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This thing is wired to the two taillights. I’m wondering if it is an indicator that taillights are working properly. If it is, something is missing. Anyone know what it is and have a picture of what it looks like in its complete state? More later.
Bill
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Old 02-07-2019, 01:13 PM   #89
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Latches for window:

https://www.vintagetrailersupply.com...p/vts-1094.htm

No idea what that thing is but you are probably right.
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Old 02-07-2019, 01:46 PM   #90
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Quote:
Originally Posted by wcronin4 View Post
-----------snip--------------------
Second, can anyone tell me what this is?
Here is a long view.
Attachment 333104
Here is a close up.
Attachment 333105
This thing is wired to the two taillights. I’m wondering if it is an indicator that taillights are working properly. If it is, something is missing. Anyone know what it is and have a picture of what it looks like in its complete state? More later.
Bill
That is probably a fiber-optic taillight indicator. The 'wire' that goes to the taillights is actually a plastic transparent fiber inside an opaque sheath that picks up the light from the bulbs and lets you see in the side mirror if the taillights are working. I think it's missing a cover.
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Old 02-07-2019, 02:41 PM   #91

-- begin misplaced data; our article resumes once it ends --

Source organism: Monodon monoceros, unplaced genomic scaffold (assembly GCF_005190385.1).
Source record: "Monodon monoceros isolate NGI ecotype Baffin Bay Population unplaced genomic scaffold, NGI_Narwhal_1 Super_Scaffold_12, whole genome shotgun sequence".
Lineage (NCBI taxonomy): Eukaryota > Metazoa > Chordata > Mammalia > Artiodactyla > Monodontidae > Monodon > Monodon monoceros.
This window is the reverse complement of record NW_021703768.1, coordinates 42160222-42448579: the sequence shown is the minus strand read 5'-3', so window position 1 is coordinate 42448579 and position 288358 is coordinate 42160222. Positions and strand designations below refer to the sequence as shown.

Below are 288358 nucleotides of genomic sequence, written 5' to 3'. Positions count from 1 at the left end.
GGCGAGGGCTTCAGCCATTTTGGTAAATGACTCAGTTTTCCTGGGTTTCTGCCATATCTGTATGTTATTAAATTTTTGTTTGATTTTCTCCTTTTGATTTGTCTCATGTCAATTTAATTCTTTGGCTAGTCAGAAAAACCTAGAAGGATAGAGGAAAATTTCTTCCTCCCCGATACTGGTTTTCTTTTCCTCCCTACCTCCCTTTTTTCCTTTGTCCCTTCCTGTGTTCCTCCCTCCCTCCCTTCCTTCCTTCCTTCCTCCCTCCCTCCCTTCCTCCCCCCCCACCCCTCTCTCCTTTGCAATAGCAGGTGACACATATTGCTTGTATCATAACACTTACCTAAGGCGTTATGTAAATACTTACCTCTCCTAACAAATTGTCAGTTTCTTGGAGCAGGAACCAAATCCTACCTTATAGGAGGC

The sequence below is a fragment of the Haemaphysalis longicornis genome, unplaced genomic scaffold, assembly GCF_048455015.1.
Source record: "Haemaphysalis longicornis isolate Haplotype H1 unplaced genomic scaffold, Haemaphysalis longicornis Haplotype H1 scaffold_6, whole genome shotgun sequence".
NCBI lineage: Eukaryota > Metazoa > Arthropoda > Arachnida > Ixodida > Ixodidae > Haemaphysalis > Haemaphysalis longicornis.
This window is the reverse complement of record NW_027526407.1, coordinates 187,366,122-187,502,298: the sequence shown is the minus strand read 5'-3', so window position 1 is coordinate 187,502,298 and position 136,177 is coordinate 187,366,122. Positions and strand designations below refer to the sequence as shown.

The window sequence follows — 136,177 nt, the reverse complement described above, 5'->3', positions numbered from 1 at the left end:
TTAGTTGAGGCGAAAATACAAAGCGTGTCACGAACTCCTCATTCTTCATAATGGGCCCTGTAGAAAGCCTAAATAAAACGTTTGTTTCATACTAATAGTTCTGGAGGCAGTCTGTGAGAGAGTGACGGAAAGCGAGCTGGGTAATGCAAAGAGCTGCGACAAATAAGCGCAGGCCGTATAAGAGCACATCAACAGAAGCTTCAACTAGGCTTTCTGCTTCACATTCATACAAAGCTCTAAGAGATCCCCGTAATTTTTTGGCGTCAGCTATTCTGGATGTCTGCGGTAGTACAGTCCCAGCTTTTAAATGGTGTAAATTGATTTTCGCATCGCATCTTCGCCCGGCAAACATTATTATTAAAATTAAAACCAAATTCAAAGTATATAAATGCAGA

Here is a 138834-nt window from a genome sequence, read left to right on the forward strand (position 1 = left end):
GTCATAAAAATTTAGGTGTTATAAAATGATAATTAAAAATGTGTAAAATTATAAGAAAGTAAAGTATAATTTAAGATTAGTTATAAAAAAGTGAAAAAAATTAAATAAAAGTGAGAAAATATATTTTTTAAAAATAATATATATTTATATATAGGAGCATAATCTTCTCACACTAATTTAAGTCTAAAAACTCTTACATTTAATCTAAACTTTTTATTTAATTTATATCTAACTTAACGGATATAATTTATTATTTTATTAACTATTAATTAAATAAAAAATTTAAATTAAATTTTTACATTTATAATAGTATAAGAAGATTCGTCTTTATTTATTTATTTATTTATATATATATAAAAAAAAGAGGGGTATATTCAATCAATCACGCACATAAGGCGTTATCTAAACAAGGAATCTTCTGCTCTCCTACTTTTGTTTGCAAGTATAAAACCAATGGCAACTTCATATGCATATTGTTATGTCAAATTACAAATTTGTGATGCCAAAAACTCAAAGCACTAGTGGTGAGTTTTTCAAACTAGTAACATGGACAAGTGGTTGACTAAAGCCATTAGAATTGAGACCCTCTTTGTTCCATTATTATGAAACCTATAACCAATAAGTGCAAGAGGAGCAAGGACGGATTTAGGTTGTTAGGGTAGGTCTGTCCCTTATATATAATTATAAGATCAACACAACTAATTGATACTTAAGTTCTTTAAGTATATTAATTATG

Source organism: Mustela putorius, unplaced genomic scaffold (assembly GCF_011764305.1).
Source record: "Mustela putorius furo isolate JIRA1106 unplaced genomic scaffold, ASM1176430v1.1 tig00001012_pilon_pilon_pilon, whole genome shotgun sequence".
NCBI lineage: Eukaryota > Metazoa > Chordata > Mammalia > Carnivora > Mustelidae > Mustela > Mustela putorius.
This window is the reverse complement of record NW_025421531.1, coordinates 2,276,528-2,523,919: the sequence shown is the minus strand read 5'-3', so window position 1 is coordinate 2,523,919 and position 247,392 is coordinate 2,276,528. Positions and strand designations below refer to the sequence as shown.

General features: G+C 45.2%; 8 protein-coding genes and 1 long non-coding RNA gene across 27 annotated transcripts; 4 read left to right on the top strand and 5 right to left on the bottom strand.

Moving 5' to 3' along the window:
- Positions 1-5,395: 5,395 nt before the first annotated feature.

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taillight indicator

Quote:
Originally Posted by rmkrum View Post
That is probably a fiber-optic taillight indicator.
"Fiber optic." 1978? I guess Air Stream was out on the leading edge with that. That will be a half-a-pound of wire I don't need anymore. What can I do with that spare weight.

Thanks RMKRUM for educating me.

Bill
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Old 02-07-2019, 07:04 PM   #92
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My 75 Overlander has the fiber optic tail light indicator on the street side of the trailer also. It works pretty good. Gives me a quick indicator that my tail lights are on and working. I can see it from the side mirror. I did remove the wrong polarity indicator.

Renovating an old 70s Airstream is expensive. I predict you will have over 10k in it before you are done. I will have that much in my Overlander. In round numbers, axle assemblies 2k, fridge 1k, water heater .5, cooktop .3, toilet .2, new tanks .7, frame steel and welding 1k, good plywood .5, paint bath plastics .6, belly aluminum .4, plumbing supplies .3 and on. I believe a well renovated vintage Airstream has good resale potential beyond the material costs, but not likely much labor costs. It is best to do the work yourself for free.

David
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Old 02-07-2019, 07:52 PM   #93
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Cost

David
I’m thinking more than 10k, like 15k.
Big chunk in frame axles, wheels and tires and you still have an empty shell.
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Old 02-08-2019, 06:47 PM   #94
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Your estimated budget is very reasonable for the work you are planning. I keep all my Overlander receipts as well as photographs to document the work that was done should I ever decide to sell. Your project thread is also good documentation.

David
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Old 02-09-2019, 03:33 PM   #95
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A rusty mess

Yesterday, I moved Faith to her temporary home. I did all the work I could do on Faith in my driveway, but building gantries and lifting the body off would leave an eyesore for my neighbors that I didn’t feel comfortable with. My son manufactures surfboards, and suggested that I park Faith at his shop and do the lift there.
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Before I moved Faith, I considered that I needed to haul 12’ framing for the gantries, that I didn’t have a trailer big enough and my 6’ bed in my truck wasn’t adequate. So Faith came in handy.